Copyright ownership. The complaint contained a declaration by Pearson and each of the publishers stating that they were the owner or holder of the exclusive rights under copyright for each of the textbook titles at issue, along with copies of the relevant copyright registrations for each title. Given this evidence, the district court concluded that the publishers had carried their burden of showing that there was no issue of material fact as to whether the publishers owned copyrights in the works at issue.

Copyright infringement. Based on C&N’s own admissions and an examination of copies sold or distributed by C&N to a number of retail and online sellers, the court found that Pearson and the other publishers had established through relevant evidence that, as a matter of law, copies of copyrighted textbooks had been obtained from the Amman-based counterfeiting ring and that those copies were counterfeit. Thus, the court granted summary judgment in favor of the publishers as to those titles.

However, Pearson and the other publishers failed to offer relevant, admissible evidence that copies of textbooks sold through several other retailers, including online sellers, and to unnamed purchasers, were distributed by C&N after being acquired from the Amman-based counterfeiting ring or that the copies were counterfeits. Therefore, the district court denied summary judgement as to those copies.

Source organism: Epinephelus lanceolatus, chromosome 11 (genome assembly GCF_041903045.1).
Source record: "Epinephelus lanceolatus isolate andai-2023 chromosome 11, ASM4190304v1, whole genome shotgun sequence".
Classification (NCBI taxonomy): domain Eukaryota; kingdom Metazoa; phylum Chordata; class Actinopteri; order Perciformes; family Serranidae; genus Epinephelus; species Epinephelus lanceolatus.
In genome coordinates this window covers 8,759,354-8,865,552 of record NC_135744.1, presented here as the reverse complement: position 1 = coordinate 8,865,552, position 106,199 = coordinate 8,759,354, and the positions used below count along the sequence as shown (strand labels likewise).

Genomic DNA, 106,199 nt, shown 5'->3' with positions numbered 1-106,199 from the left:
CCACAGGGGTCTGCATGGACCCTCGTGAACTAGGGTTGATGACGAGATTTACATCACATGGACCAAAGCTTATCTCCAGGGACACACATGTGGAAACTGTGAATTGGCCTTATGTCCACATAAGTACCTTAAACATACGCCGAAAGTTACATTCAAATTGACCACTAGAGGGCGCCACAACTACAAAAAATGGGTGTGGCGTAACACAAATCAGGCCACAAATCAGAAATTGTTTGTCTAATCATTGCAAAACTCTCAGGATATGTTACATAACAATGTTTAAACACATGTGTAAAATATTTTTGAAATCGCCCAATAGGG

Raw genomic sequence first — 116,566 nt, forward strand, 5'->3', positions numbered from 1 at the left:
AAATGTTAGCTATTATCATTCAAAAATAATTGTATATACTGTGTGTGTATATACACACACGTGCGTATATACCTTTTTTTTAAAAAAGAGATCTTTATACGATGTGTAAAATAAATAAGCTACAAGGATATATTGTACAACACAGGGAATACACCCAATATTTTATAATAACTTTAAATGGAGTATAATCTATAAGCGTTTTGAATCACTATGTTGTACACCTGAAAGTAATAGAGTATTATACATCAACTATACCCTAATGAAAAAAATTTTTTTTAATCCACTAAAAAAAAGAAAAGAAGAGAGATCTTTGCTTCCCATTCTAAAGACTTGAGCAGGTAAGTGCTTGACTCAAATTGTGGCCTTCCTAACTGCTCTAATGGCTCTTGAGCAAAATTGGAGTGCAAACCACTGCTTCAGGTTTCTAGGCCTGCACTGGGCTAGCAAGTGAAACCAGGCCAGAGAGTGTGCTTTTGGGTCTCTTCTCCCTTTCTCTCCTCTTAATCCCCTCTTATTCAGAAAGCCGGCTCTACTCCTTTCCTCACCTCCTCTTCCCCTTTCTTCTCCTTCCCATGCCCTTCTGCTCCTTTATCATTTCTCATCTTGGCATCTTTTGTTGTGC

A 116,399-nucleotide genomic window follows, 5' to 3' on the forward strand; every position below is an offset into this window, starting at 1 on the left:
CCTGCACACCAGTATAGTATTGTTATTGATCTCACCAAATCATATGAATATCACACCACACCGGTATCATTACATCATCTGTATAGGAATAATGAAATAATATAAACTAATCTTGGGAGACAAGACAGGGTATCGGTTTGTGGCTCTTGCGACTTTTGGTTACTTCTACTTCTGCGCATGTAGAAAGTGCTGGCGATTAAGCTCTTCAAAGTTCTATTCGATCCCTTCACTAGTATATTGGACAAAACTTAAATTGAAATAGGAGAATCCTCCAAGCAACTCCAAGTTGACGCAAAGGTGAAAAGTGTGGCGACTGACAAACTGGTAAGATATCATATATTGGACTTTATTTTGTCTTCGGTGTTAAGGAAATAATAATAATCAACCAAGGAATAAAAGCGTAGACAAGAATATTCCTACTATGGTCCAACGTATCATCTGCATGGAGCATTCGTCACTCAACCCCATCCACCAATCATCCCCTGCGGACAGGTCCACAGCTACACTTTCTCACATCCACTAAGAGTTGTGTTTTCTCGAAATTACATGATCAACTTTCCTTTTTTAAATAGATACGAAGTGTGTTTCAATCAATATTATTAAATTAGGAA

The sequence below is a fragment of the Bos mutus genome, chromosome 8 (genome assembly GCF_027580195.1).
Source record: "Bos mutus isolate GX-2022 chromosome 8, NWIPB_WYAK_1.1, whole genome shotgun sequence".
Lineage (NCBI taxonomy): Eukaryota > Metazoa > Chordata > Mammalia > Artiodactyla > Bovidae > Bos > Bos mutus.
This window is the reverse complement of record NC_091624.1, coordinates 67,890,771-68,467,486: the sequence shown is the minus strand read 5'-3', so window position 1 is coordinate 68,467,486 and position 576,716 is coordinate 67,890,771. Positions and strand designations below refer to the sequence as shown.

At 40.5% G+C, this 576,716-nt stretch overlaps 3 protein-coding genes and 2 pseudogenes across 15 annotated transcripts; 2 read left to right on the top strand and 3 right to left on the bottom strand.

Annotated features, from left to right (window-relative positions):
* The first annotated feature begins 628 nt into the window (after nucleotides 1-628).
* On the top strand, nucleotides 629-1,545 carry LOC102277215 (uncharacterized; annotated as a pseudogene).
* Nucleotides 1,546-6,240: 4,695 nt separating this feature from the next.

Trademark claims. The publishers also met their burden of proving ownership in the trademarks that appeared on the allegedly counterfeit copies of the textbooks. Their declarations set forth facts establishing their ownership in the titles at issue and there was no dispute that copies of the trademarked titles were bought, sold, and distributed in interstate commerce. Thus C&N also was liable for trademark infringement but only in relation to those titles for which the evidence had established that the publishers’ copyrights had been infringed, the court determined.